In Louisville, at the corner of Fourth and Walnut, in the center of the shopping district, I was suddenly overwhelmed with the realization that I loved all those people, that they were mine and I theirs, that we could not be alien to one another even though we were total strangers. It was like waking from a dream of separateness, of spurious self-isolation in a special world . . . This sense of liberation from an illusory difference was such a relief and such a joy to me that I almost laughed out loud . . . I have the immense joy of being man, a member of a race in which God Himself became incarnate. As if the sorrow and stupidities of the human condition could overwhelm me, now I realize what we all are. And if only everybody could realize this! But it cannot be explained. There is no way of telling people that they are all walking around shining like the sun . . . If only they could all see themselves as they really are. If only we could see each other that way all the time.”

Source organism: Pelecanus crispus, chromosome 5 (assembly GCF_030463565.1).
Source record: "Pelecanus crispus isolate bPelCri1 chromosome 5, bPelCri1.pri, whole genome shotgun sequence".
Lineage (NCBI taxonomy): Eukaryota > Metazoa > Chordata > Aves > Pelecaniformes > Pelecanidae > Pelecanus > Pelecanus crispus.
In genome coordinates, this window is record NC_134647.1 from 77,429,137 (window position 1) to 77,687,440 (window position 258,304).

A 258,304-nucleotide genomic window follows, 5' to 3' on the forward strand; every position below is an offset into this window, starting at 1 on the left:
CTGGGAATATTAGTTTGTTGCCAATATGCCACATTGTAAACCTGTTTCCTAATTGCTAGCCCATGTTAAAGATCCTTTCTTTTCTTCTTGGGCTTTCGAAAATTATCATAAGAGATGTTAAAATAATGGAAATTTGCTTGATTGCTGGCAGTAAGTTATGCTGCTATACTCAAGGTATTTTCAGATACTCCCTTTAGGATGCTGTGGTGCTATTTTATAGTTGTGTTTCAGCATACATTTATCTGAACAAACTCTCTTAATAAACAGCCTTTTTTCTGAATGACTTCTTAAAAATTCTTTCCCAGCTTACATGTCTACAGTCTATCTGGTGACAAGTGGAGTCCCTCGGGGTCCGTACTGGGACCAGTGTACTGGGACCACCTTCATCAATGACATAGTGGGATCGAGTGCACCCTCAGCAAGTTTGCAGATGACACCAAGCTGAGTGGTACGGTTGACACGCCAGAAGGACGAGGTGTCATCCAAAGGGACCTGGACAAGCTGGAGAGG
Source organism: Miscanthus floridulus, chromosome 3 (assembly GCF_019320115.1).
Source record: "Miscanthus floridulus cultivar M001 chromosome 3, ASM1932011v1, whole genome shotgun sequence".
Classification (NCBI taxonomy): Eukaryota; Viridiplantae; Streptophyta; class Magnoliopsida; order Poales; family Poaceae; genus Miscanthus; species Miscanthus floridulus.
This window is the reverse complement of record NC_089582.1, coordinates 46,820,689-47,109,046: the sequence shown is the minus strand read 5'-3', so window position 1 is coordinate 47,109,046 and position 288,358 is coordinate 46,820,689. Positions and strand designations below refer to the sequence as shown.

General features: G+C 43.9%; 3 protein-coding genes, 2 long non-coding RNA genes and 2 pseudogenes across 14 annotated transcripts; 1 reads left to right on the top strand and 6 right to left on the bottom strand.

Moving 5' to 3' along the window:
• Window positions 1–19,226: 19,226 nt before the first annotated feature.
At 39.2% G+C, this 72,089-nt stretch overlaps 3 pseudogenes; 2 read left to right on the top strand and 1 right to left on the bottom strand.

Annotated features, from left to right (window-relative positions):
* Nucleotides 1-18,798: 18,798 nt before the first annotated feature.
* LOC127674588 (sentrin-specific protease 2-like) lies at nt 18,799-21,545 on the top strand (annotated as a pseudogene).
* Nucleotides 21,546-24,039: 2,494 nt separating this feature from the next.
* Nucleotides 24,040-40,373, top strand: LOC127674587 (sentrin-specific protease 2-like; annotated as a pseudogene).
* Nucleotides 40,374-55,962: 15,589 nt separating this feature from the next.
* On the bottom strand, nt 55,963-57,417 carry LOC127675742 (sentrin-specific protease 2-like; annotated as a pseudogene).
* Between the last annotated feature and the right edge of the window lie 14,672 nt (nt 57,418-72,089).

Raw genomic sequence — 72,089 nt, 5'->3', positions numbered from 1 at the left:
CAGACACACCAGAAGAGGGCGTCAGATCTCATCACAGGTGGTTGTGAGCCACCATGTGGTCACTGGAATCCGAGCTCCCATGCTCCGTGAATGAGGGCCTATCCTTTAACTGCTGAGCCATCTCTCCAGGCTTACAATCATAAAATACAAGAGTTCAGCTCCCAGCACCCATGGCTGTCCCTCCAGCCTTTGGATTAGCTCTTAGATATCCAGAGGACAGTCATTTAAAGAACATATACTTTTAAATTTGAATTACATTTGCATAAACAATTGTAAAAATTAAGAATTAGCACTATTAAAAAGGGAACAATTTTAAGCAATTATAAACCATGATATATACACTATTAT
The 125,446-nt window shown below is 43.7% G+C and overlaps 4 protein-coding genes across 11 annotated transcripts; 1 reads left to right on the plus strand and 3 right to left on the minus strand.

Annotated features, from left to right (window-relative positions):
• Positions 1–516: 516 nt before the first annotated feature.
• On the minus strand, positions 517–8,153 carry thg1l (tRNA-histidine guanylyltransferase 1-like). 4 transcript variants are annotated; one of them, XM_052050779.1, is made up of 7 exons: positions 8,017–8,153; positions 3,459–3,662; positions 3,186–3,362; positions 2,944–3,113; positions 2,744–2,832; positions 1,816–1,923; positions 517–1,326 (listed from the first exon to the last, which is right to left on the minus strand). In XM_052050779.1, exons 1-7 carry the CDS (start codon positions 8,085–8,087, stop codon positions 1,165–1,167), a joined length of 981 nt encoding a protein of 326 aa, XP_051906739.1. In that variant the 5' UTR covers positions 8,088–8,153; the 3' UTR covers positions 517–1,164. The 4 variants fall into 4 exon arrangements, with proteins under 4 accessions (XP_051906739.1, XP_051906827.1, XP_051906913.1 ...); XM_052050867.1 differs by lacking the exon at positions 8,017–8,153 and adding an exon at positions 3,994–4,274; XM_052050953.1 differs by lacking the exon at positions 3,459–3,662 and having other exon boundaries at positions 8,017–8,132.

You know first-hand this experience. I’m assuming you have experienced moments of being profoundly connected to the “other,” including God, so much so, the lines of separation evaporate into “with-ness,” love, union, unitive awareness. The moments might be while preaching when losing yourself in Something larger/Spirit, or when seeing a third way beyond “fight or flight,” or experiencing the love in a group, another person, nature’s beauty that transcends the beginning sense of separation, or those times of being silenced with awe from living within the Mystery that love is, that life is, that beauty is, that forgiveness is, that this breath is. You know the experience.